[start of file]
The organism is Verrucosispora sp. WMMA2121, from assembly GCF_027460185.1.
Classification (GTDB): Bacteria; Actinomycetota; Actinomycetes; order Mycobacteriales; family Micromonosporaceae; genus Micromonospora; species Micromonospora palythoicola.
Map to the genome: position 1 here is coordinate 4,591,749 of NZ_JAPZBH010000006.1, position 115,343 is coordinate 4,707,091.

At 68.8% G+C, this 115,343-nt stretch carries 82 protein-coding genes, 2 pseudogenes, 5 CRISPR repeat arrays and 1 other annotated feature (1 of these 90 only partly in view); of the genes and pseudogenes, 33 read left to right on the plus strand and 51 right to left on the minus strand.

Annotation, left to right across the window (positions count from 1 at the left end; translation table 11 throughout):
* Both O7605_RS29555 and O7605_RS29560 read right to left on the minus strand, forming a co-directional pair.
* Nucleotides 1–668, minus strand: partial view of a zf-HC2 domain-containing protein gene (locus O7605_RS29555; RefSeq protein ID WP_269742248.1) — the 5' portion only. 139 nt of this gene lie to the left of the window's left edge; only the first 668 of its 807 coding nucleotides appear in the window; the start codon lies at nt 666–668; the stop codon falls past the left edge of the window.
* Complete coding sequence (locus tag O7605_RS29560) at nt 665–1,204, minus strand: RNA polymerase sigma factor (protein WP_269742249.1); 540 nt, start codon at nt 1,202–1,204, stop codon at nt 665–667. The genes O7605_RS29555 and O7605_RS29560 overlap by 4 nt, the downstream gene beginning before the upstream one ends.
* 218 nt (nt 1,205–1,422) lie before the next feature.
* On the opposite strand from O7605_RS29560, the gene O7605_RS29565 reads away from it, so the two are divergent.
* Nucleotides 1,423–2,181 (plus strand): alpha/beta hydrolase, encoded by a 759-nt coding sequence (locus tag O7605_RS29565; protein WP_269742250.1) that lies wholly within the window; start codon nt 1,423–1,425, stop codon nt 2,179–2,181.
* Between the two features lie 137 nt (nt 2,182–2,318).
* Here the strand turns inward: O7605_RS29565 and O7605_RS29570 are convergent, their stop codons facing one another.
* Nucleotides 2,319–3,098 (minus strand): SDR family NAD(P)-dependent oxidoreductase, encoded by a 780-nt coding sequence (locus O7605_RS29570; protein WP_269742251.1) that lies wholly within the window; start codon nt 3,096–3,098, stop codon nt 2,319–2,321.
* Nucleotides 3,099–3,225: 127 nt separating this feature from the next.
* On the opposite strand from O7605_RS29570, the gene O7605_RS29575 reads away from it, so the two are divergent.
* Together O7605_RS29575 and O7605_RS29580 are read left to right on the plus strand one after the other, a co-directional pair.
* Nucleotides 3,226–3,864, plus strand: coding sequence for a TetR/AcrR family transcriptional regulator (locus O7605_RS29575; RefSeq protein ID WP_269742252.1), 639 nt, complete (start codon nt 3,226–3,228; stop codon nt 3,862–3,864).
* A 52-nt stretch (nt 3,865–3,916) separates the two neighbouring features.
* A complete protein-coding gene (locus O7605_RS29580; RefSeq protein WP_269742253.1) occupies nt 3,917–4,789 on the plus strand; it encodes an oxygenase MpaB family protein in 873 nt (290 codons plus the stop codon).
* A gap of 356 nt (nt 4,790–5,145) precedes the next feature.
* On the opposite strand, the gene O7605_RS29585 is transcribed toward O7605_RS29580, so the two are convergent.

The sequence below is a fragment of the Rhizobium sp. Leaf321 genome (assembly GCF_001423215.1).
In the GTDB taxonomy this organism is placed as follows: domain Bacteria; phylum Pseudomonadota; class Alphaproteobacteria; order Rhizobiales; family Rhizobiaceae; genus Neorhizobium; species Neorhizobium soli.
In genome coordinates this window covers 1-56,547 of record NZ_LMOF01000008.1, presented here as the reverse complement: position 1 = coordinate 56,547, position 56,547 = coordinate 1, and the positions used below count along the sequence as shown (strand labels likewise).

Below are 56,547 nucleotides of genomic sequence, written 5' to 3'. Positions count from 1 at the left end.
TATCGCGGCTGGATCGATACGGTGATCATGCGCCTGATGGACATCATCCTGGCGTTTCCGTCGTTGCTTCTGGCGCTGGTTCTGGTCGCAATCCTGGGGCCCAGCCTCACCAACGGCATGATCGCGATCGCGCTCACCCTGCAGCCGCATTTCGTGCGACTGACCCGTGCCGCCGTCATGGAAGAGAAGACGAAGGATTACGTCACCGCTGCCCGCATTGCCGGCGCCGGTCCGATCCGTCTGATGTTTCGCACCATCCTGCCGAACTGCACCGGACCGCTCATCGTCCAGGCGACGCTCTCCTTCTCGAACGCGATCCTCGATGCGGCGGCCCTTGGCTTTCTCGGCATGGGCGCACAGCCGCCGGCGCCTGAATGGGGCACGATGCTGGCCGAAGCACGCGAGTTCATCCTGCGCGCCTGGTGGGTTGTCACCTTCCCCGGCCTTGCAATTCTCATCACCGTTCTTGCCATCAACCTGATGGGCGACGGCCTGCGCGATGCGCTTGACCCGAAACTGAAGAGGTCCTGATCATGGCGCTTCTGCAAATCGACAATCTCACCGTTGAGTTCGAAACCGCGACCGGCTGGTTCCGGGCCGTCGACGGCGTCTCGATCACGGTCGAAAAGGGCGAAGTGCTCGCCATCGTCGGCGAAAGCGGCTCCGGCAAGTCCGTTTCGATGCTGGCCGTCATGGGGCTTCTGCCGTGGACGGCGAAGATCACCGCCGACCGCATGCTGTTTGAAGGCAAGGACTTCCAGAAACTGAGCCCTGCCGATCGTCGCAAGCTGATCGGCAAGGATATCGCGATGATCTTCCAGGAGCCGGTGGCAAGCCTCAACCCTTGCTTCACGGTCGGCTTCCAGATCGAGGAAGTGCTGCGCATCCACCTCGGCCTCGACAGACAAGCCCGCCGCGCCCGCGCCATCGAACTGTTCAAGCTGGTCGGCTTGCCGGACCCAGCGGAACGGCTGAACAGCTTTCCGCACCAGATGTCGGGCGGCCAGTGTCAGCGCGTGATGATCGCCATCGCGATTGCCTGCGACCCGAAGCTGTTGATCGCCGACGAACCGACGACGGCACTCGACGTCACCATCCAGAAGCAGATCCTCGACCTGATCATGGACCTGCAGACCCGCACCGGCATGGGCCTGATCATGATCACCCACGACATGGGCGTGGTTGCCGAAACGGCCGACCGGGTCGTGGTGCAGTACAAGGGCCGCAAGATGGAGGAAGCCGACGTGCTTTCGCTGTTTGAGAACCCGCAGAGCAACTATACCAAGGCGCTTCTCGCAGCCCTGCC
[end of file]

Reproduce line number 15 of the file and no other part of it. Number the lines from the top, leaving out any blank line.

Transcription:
* Nucleotides 3,099–3,225: 127 nt separating this feature from the next.